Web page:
Local races across the country will be decided in next month's elections, and marijuana policy is popping up in some of them. In Cincinnati, pot policy is part of a mayoral campaign, while in Utica County, New York, which includes the towns of Woodstock and New Paltz, a candidate for district attorney is taking flak over an apparent pro-marijuana legalization stance.
In the Utica County DA race, Democratic contender and assistant Ulster County public defender Jonathan Sennett is taking flak for reportedly twice saying marijuana should be legalized and once saying it should be decriminalized during campaign events.
"The scientific evidence is pretty solid that marijuana is not more harmful than alcohol or tobacco," he said in an interview with the Daily Freeman. "I don't believe that a substance should be determined to be legal or illegal in inverse proportion to its lobbying effort. We don't prosecute people as felons for selling alcohol to kids," Sennett said.
While Sennett didn't use the L-word in that interview, his opponents, Republican Holley Carnright of Saugerties and Conservative/Independent Vincent Bradley Jr. of Kingston, say they heard Sennett call for legalization twice -- once in a public access interview program in Woodstock and once at a joint appearance earlier this month before the Ulster County Police Chiefs Association at the Ulster County Law Enforcement Center.
The pair of self-confessed drug warriors were quick to pounce. "I don't understand what (Sennett) means by 'decriminalization.' You can't get less than a violation. It's equivalent to an appearance ticket for jaywalking," said Bradley, a former Manhattan assistant district attorney.
"He can dance all around it and blow smoke, but I think his message is clear, intended or not, that he doesn't think marijuana is any worse than tobacco. It is totally inappropriate for a DA to say that," said Carnright, a former chief assistant district attorney for Ulster County. "I think it's a bad idea. You can't be the DA and send out that kind of message. The message, especially to kids, is (marijuana) is bad for you. Any other message is inappropriate."
Meanwhile, in the Cincinnati mayor's race, the council's passage last year of an ordinance criminalizing the possession of small amounts of marijuana is on voters' minds. In Ohio, possession of up to four ounces is decriminalized under state law, but Cincinnati council members approved the local ordinance as an anti-crime measure. The candidates were quick to stake out their ground.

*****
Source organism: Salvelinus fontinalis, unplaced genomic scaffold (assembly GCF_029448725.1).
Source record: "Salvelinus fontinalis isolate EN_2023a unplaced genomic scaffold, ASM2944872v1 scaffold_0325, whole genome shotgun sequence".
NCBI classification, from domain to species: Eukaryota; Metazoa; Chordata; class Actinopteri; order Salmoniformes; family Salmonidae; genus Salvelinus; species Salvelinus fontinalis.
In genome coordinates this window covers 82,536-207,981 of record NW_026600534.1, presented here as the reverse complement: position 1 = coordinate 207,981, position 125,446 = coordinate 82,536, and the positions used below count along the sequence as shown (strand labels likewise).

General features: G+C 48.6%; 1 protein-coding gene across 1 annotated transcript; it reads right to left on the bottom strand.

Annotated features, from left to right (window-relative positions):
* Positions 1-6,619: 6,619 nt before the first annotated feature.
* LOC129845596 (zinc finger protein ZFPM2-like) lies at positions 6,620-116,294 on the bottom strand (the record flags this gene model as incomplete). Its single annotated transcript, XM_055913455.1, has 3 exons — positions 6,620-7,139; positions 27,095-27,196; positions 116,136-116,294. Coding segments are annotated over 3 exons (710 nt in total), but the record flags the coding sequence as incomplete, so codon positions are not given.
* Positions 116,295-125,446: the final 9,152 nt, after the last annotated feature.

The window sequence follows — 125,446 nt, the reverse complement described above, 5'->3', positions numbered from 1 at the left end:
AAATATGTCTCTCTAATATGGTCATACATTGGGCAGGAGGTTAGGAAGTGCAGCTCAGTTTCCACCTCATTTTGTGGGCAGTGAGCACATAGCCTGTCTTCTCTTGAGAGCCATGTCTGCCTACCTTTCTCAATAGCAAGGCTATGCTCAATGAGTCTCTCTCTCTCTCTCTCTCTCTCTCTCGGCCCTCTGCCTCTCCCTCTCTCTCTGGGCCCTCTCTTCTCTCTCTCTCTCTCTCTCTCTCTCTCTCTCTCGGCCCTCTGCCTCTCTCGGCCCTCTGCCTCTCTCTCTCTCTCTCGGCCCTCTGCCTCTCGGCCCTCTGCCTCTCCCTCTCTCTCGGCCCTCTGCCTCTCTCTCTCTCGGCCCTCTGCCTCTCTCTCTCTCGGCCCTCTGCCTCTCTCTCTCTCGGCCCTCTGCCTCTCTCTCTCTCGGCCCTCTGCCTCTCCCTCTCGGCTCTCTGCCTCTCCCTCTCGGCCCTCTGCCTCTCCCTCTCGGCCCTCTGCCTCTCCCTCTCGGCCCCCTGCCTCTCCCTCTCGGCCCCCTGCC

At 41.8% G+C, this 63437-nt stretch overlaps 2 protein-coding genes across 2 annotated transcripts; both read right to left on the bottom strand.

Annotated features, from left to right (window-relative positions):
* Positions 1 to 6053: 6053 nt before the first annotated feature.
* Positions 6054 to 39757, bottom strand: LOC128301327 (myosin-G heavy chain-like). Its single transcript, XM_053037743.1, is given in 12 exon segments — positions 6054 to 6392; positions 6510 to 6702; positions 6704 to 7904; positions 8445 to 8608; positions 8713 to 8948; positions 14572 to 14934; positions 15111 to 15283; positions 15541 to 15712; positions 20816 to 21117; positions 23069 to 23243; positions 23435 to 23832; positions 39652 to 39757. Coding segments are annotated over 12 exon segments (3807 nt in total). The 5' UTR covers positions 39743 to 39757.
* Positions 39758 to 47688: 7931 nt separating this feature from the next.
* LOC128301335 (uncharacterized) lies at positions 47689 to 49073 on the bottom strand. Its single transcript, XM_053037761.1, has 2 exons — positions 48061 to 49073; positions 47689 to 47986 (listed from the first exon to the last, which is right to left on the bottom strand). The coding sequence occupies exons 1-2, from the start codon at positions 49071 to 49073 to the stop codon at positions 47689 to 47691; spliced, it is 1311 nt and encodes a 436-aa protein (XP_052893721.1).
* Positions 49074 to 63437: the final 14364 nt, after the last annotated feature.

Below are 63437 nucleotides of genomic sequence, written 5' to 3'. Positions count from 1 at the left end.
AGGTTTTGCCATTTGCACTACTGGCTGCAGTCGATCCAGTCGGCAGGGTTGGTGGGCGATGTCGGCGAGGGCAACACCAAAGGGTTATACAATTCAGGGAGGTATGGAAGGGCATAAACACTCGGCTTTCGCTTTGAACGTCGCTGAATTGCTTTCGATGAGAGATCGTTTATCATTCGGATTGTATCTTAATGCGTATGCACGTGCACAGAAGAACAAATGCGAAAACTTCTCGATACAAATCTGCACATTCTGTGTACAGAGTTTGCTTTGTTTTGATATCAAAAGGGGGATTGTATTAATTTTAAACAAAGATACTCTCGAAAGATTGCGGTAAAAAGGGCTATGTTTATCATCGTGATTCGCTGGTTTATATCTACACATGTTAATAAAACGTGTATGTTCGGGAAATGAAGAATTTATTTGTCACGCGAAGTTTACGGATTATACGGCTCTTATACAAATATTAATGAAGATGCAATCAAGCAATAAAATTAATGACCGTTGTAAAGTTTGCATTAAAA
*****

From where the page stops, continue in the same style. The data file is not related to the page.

"In March of this year I, along with Vice Mayor Tarbell, cast the two lone votes against an ordinance that criminalized the possession of small amounts of marijuana... The reality is that many of them are let out of prison early because of a shortage of jail space. Given this problem it makes little sense to me to pass a law... which inevitably will crowd our jails with nonviolent offenders," said Democratic contender David Crowley.
Crowley was joined by one Republican candidate and independent candidate Justin Jeffre in vowing to overturn the measure, but another Republican candidate thought it had worked just fine. "The Marijuana Ordinance has been highly successful over the past 15 months. During this time, the police, using the ordinance, have been able to confiscate over 100 illegal guns and millions of dollars of illegal drugs such as cocaine, crack, heroin and methamphetamine," said Leslie Ghiz.
"Someone asked if (we) would have the 'spine' to repeal the ordinance," retorted Jeffre. "I have vowed to work in conjunction with Vice Mayor Crowley and Councilmember Qualls to do exactly that... Ghiz quotes a bunch of numbers out of context to scare voters into thinking this law does anyone any good... Ghiz says the law targets not recreational smokers, but dealers. Can we really believe that all these thousands upon thousands of people were dealers?"
"Whether you believe in smoking marijuana or not, this is just simply bad legislation which will have the foreseeable consequences of bogging down the court system and using up jail space that should be reserved for violent criminals," agreed Republican candidate Charlie Winburn. "I am not yet certain this is going to make our city safer, but I do know that council has no leadership agenda for reducing violent crime in Cincinnati."
It will be November before we know if candidates with progressive positions on marijuana policy have been helped or hindered by their stands. In Utica County, drug warriors are doubling up on the reformer, but we'll have to see if voters agree. In Cincinnati, three out of four council candidates want to undo the marijuana ordinance, and again, we'll have to see. But at least these days, the campaign discussions about marijuana policy are no longer one-sided.